bit representation of negative numbers

This is a discussion on bit representation of negative numbers within the C Programming forums, part of the General Programming Boards category; I was doing some bit operations and when i try to get the bit representation of a negative number say ...

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    bit representation of negative numbers

    I was doing some bit operations and when i try to get the bit representation of a negative number say -1 on my Intel processor the value that i get is

    11111111111111111111111111111111

    I had this impression that the msb is used to store the sign of a number so i was expecting that only the 0 (the value for 1) and 31st (the sign bit)
    bits should be 1 but then all the bits are 1. I am still unable to understand why is this the case?

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    Malum in se abachler's Avatar
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    computers store signed integers in 2's compliment
    Quote Originally Posted by Wikipedia
    The two's complement of a binary number is defined as the value obtained by subtracting the number from a large power of two (specifically, from 2N for an N-bit two's complement). The two's complement of the number then behaves like the negative of the original number in most arithmetic, and it can coexist with positive numbers in a natural way.
    A two's-complement system or two's-complement arithmetic is a system in which negative numbers are represented by the two's complement of the absolute value;[1] this system is the most common method of representing signed integers on computers.[2] In such a system, a number is negated (converted from positive to negative or vice versa) by computing its two's complement. An N-bit two's-complement numeral system can represent every integer in the range −2N-1 to +2N-1-1.
    The two's-complement system has the advantage of not requiring that the addition and subtraction circuitry examine the signs of the operands to determine whether to add or subtract. This property makes the system both simpler to implement and capable of easily handling higher precision arithmetic. Also, zero has only a single representation, obviating the subtleties associated with negative zero, which exists in ones'-complement systems.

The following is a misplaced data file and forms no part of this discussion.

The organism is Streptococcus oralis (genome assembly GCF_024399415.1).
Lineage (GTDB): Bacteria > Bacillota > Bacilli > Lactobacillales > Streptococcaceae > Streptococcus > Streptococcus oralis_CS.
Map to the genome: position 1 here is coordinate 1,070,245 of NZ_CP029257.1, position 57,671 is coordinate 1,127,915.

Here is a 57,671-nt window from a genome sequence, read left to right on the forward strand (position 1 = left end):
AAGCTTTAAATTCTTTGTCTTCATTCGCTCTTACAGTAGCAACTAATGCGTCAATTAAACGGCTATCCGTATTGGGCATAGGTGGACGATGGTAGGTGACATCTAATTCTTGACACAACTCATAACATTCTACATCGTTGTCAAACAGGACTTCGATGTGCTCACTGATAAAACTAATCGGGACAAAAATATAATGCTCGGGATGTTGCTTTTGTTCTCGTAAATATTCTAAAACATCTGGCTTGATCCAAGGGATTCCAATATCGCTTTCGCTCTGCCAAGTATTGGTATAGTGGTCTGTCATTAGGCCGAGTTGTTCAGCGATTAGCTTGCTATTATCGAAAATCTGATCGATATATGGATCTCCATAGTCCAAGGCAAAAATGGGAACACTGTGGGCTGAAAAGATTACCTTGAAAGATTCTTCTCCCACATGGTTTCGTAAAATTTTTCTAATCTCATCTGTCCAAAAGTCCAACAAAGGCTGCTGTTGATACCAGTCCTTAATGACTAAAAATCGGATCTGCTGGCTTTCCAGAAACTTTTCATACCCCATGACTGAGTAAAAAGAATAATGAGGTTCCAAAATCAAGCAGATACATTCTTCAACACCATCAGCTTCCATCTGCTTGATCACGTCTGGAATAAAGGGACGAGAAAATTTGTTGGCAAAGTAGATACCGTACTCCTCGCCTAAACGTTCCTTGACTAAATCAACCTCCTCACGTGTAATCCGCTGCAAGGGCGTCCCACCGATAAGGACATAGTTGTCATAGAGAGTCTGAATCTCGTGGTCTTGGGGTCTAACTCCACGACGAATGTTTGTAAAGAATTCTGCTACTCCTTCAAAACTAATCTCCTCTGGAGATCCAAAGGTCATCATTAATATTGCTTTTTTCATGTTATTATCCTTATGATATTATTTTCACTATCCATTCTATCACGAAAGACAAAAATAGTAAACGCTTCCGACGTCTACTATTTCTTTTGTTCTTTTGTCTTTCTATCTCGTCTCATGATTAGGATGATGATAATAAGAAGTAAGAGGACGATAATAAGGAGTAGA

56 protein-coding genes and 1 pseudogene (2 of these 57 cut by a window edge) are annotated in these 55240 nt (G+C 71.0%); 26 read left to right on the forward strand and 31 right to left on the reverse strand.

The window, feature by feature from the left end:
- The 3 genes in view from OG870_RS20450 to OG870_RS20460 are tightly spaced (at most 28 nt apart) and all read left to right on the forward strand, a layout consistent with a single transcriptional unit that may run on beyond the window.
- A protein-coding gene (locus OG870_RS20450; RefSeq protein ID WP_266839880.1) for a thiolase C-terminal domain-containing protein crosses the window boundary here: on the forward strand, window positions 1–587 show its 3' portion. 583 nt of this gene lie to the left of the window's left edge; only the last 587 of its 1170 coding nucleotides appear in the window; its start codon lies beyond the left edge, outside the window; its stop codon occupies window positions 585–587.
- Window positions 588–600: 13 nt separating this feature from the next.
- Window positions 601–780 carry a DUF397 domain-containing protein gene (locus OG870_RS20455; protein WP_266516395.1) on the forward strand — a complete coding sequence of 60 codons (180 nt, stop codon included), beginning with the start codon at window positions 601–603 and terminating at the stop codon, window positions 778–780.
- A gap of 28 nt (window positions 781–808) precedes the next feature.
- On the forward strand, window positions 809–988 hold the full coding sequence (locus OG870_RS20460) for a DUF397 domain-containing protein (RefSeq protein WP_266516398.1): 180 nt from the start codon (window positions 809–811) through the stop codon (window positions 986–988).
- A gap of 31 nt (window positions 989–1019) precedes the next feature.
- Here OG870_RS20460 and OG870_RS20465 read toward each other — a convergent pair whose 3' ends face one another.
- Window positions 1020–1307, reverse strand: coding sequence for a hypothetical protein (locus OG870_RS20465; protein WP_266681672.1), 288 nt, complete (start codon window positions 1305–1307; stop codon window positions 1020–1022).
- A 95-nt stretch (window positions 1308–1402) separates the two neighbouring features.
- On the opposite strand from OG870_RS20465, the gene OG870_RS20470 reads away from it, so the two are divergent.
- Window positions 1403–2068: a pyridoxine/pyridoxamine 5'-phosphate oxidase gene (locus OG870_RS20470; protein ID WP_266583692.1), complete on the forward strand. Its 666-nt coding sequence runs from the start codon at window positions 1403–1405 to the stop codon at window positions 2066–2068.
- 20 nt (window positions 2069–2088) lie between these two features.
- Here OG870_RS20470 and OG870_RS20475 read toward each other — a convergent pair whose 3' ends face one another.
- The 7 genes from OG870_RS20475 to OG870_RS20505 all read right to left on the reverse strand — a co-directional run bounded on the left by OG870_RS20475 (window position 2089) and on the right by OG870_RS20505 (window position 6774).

Which is a not very helpful way of saying that to change the sign, you invert every bit, then add 1.
    Last edited by abachler; 09-26-2009 at 10:38 AM.
    Until you can build a working general purpose reprogrammable computer out of basic components from radio shack, you are not fit to call yourself a programmer in my presence. This is cwhizard, signing off.

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    spurious conceit MK27's Avatar
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    Quote Originally Posted by roaan View Post
    I was doing some bit operations and when i try to get the bit representation of a negative number say -1 on my Intel processor the value that i get is

    11111111111111111111111111111111

    I had this impression that the msb is used to store the sign of a number so i was expecting that only the 0 (the value for 1) and 31st (the sign bit)
    bits should be 1 but then all the bits are 1. I am still unable to understand why is this the case?
    Notice: the lowest negative number is:
    10000000000000000000000000000000

    and 2^32 is ONE MORE THAN the highest possible unsigned 32-bit number (since 0 is an unsigned int):
    4294967296

    4294967296 - 1 = 429467295, in binary:
    11111111111111111111111111111111
    C programming resources:
    GNU C Function and Macro Index -- glibc reference manual
    The C Book -- nice online learner guide
    Current ISO draft standard
    CCAN -- new CPAN like open source library repository
    3 (different) GNU debugger tutorials: #1 -- #2 -- #3
    cpwiki -- our wiki on sourceforge

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    C++まいる!Cをこわせ! Elysia's Avatar
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    Quote Originally Posted by abachler View Post
    Which is a not very helpful way of saying that to change the sign, you invert every bit, then add 1.
    Or, if you will, find the lowest significant 1 and invert all bits left of it.
    Of course, with endianess and everything, that might not work out well in computers, but for calculation in your head, it certainly works out alright.
    Quote Originally Posted by Adak View Post
    io.h certainly IS included in some modern compilers. It is no longer part of the standard for C, but it is nevertheless, included in the very latest Pelles C versions.
    Quote Originally Posted by Salem View Post
    You mean it's included as a crutch to help ancient programmers limp along without them having to relearn too much.

    Outside of your DOS world, your header file is meaningless.

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    Guest Sebastiani's Avatar
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    And furthermore, you should keep in mind that twos-complement isn't always the choice of encoding (though often enough it is), so if possible, you shouldn't base your code on any particular representation.

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